Officials with the Weyerhaeuser Co. say their timber company as well as others on the Harbor would likely be forced to close off access to all of their timberland should the Grays Harbor County commissioners move forward with an ordinance prohibiting forest landowners from getting a property tax break if they charge hunters and others to access the land for recreation purposes.
A letter from Jim Johnston, an attorney for Weyerhaeuser, tells the county commissioners that they don’t have the authority to make a change in requirements for county forest management plans preventing the access fees from taking place — and the county’s ordinance “would no doubt be challenged and could cost the county its own litigation costs and those of the landowners forced to challenge the authority.”
And, whether the county has the authority or not, “it will not succeed in allowing free use of the land because landowners would be forced to not allow any recreational access, free or otherwise, in order to avoid losing their ‘designated forestland’ status,” Johnston writes.
The letter was sent the day after a standing-room-only crowd weighed in on the county’s ordinance. Weyerhaeuser officials were not present at the hearing, choosing to meet with the commissioners private one-on-one to avoid public meeting laws from kicking in and to send a letter after the fact.
The commissioners are set to consider the ordinance during their meeting, 2 p.m., July 7 in the county commission chambers at the Grays Harbor Administration Building in Montesano.
“As you know, Weyerhaeuser historically permitted public access to its forestlands in Grays Harbor County for hiking, hunting and other recreational uses so long as they were compatible with its forest land practices,” Johnston wrote. “Recently, to help defray the costs of allowing such access, including the collection of garbage and mitigation of vandalism and to better manage the use of the land, Weyerhaeuser insituted an access fee program.”
A land-use manager for Weyerhaeuser warned Grays Harbor residents back in 2011 that access to the timberland would be restricted or completely closed off if the vandalism and dumping problems weren’t solved.
Weyerhaeuser spokesman Anthony Chavez said that the problems have just persisted. He said a pilot program put in place last year at the Pe Ell tree farm, where permits were sold and more gates installed, saw a dramatic drop in both vandalism and dumping.
Weyerhaeuser is charging residents $75 per year for year-round access to its general permit area, consisting of 126,640 acres. Weyerhaeuser has also divided specific areas out that need “enhanced permits.” The Upper Donovan area has 8,645 acres at $200 each. The forest in the Satsop area has a $200 fee for 35,561 acres. The Artic area has $16,500 acres at $250 each.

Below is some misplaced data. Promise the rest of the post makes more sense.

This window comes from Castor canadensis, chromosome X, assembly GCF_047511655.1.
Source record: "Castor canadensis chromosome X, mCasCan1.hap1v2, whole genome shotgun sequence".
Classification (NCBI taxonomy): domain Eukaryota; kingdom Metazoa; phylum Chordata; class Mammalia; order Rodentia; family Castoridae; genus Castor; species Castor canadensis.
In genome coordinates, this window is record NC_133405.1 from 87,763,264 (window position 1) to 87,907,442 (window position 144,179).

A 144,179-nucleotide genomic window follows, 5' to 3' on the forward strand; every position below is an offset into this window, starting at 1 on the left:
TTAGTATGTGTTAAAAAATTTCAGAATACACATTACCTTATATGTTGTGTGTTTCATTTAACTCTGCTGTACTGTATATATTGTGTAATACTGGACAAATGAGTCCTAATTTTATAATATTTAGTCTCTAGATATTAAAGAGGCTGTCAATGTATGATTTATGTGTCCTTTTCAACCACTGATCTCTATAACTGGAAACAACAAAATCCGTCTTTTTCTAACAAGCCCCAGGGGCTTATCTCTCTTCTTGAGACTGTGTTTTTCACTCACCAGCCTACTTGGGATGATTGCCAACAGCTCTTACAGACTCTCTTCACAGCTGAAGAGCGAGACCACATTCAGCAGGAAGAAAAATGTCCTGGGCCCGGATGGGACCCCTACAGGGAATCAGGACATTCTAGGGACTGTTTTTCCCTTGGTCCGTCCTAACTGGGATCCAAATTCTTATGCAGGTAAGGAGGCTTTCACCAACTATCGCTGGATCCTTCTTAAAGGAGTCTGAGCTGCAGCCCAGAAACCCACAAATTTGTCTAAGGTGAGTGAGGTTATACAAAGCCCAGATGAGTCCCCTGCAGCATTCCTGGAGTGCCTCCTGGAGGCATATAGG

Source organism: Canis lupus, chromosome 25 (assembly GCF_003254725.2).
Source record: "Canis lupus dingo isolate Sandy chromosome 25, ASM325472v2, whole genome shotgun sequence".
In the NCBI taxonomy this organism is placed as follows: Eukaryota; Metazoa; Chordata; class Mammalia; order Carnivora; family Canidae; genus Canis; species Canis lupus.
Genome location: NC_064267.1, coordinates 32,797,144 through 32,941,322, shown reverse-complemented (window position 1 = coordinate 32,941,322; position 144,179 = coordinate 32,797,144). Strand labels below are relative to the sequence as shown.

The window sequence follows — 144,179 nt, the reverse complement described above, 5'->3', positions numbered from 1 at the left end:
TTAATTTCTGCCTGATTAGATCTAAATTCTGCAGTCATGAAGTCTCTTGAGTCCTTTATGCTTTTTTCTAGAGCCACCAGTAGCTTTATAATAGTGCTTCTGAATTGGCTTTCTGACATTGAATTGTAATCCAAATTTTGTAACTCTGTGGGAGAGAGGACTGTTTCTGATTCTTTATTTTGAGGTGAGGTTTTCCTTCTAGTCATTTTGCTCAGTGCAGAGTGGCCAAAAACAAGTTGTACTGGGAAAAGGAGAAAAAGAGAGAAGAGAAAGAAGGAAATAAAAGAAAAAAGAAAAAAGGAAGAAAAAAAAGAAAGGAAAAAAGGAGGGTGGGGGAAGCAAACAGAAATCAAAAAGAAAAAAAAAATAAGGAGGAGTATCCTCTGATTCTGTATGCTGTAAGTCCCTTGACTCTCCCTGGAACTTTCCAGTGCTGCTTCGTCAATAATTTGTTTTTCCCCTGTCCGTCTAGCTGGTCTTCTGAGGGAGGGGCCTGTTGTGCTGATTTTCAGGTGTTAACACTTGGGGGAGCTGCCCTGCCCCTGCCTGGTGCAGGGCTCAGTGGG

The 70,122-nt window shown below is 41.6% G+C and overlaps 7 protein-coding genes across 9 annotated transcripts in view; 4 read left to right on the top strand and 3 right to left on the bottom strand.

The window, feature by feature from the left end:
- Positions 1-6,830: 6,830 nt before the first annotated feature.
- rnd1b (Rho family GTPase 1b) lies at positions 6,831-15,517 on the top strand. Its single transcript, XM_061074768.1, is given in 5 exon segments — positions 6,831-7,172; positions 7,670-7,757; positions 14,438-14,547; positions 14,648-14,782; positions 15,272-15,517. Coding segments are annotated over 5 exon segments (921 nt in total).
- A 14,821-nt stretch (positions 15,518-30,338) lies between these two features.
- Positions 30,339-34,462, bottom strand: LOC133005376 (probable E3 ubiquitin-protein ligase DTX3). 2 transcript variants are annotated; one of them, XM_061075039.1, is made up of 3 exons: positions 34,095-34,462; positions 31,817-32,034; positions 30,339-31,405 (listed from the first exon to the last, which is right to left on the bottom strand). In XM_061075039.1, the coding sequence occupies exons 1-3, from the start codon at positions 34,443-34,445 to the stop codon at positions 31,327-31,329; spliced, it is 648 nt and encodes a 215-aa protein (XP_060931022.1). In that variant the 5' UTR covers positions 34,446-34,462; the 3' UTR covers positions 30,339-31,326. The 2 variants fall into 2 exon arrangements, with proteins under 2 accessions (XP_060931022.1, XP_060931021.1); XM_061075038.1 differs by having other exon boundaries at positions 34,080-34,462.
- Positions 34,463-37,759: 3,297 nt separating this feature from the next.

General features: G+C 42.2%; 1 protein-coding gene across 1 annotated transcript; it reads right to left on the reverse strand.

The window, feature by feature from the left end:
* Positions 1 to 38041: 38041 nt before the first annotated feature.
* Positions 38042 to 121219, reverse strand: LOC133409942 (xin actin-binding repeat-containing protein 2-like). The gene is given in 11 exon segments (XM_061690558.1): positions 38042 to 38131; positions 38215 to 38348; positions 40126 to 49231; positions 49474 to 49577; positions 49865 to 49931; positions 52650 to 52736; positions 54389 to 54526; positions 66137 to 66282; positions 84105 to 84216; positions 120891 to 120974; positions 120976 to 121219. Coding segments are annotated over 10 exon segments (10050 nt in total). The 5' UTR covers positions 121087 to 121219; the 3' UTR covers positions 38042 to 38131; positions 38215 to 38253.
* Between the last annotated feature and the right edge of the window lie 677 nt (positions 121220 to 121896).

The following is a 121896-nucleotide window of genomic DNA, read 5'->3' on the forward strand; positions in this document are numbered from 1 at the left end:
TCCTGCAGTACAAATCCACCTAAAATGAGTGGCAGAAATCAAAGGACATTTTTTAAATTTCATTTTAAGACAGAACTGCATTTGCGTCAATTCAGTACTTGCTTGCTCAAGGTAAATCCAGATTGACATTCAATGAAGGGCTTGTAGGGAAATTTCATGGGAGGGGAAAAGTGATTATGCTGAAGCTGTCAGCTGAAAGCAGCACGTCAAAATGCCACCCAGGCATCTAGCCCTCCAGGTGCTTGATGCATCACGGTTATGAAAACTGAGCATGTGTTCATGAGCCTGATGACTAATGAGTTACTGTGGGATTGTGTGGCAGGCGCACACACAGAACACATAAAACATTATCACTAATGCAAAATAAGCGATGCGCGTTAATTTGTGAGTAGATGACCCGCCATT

The company will continue to allow free walk-in access to 17,000 acres of forest in the North Elma/Lower Donovan areas.
Weyerhaeuser is also willing to lease 1,206 acres of land on the North River for exclusive access for a nine-month period.
The company stands to make from the fees, alone, $666,500 per year on just its forestland on the Harbor, using just simple multiplication of the number of permits available based on the fees charged. The company is also charging for access to its timberlands at Pe Ell and Vale.
Weyerhaeuser officials say that the county’s ordinance is improper because the state allows property tax breaks under the open space forestland designation so long as the main revenue coming in is from harvesting timber.
“Our primary revenue driver is growing trees,” Chavez says. “That’s what we’re in business to do. If you look at the broader perspective, timber companies have always had some kind of recreational access permits — for firewoood, tree bows for Christmas wreaths, salal picking and bear moss. Those permits were already in place. Change always is new and folks are not used to this new model. The Southeastern U.S. has been doing this for years.”
Critics of Weyerhaeuser’s plans say that the timber company will drive people to overuse state land, impacting wildlife management plans and that people will always find ways to dump trash in the woods.
Chavez said that the demand is present for the permits, which was crafted with each forest area’s potential for hunting wildlife in mind and there’s already proof through a pilot program that vandalism and dumping decreases.
The permits are good for the purchaser, spouse and children/grandchildren age 18 and under.
Hunters with a state-approved Disabled Hunter Permit, who has purchased a recreational access permit, may also be accompanied by a companion hunter.
Critics say that there are issues with being only able to start from one gate and exit out the same gate and being unable to call for help to haul game out. Chavez notes that several of the designated areas have multiple gates that can be used and re-iterated that the permit is good for a large family.